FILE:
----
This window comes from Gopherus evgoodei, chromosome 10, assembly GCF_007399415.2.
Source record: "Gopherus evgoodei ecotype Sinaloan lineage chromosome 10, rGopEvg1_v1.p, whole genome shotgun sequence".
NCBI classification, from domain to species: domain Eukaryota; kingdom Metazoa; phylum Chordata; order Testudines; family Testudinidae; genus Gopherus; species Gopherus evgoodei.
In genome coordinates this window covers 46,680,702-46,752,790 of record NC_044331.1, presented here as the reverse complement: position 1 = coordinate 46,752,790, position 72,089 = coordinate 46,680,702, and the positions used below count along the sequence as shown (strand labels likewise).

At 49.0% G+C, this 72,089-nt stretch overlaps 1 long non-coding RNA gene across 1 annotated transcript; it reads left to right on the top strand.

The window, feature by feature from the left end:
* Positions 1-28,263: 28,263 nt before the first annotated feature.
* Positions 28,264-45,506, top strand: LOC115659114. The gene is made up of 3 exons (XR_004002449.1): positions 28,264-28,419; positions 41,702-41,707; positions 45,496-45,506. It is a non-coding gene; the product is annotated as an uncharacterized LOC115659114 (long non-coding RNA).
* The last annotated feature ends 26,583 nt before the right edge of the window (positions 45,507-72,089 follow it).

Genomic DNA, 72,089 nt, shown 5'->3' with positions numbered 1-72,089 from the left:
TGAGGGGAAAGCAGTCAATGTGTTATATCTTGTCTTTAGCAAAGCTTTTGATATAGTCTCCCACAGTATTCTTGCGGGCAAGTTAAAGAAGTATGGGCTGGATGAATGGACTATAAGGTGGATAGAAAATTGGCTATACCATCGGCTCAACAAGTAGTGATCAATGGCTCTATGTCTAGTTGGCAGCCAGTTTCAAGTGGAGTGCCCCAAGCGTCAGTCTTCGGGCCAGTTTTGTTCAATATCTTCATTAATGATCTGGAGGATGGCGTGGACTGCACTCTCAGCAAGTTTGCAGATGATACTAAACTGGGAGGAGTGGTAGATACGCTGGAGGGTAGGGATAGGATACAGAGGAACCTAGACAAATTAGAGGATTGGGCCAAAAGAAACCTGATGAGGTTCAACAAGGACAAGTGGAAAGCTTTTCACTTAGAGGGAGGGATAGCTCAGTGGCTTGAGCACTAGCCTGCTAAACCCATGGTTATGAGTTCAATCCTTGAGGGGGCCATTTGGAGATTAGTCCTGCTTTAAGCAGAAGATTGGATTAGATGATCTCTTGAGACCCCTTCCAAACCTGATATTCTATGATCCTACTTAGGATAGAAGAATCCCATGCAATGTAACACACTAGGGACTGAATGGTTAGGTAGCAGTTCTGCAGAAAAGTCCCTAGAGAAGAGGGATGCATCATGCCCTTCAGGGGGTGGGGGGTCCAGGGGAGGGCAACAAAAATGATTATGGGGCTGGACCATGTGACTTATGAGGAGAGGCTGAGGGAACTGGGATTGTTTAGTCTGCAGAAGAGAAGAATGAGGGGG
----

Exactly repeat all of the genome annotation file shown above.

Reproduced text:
This window comes from Gopherus evgoodei, chromosome 10, assembly GCF_007399415.2.
Source record: "Gopherus evgoodei ecotype Sinaloan lineage chromosome 10, rGopEvg1_v1.p, whole genome shotgun sequence".
NCBI classification, from domain to species: domain Eukaryota; kingdom Metazoa; phylum Chordata; order Testudines; family Testudinidae; genus Gopherus; species Gopherus evgoodei.
In genome coordinates this window covers 46,680,702-46,752,790 of record NC_044331.1, presented here as the reverse complement: position 1 = coordinate 46,752,790, position 72,089 = coordinate 46,680,702, and the positions used below count along the sequence as shown (strand labels likewise).

At 49.0% G+C, this 72,089-nt stretch overlaps 1 long non-coding RNA gene across 1 annotated transcript; it reads left to right on the top strand.

The window, feature by feature from the left end:
* Positions 1-28,263: 28,263 nt before the first annotated feature.
* Positions 28,264-45,506, top strand: LOC115659114. The gene is made up of 3 exons (XR_004002449.1): positions 28,264-28,419; positions 41,702-41,707; positions 45,496-45,506. It is a non-coding gene; the product is annotated as an uncharacterized LOC115659114 (long non-coding RNA).
* The last annotated feature ends 26,583 nt before the right edge of the window (positions 45,507-72,089 follow it).

Genomic DNA, 72,089 nt, shown 5'->3' with positions numbered 1-72,089 from the left:
TGAGGGGAAAGCAGTCAATGTGTTATATCTTGTCTTTAGCAAAGCTTTTGATATAGTCTCCCACAGTATTCTTGCGGGCAAGTTAAAGAAGTATGGGCTGGATGAATGGACTATAAGGTGGATAGAAAATTGGCTATACCATCGGCTCAACAAGTAGTGATCAATGGCTCTATGTCTAGTTGGCAGCCAGTTTCAAGTGGAGTGCCCCAAGCGTCAGTCTTCGGGCCAGTTTTGTTCAATATCTTCATTAATGATCTGGAGGATGGCGTGGACTGCACTCTCAGCAAGTTTGCAGATGATACTAAACTGGGAGGAGTGGTAGATACGCTGGAGGGTAGGGATAGGATACAGAGGAACCTAGACAAATTAGAGGATTGGGCCAAAAGAAACCTGATGAGGTTCAACAAGGACAAGTGGAAAGCTTTTCACTTAGAGGGAGGGATAGCTCAGTGGCTTGAGCACTAGCCTGCTAAACCCATGGTTATGAGTTCAATCCTTGAGGGGGCCATTTGGAGATTAGTCCTGCTTTAAGCAGAAGATTGGATTAGATGATCTCTTGAGACCCCTTCCAAACCTGATATTCTATGATCCTACTTAGGATAGAAGAATCCCATGCAATGTAACACACTAGGGACTGAATGGTTAGGTAGCAGTTCTGCAGAAAAGTCCCTAGAGAAGAGGGATGCATCATGCCCTTCAGGGGGTGGGGGGTCCAGGGGAGGGCAACAAAAATGATTATGGGGCTGGACCATGTGACTTATGAGGAGAGGCTGAGGGAACTGGGATTGTTTAGTCTGCAGAAGAGAAGAATGAGGGGG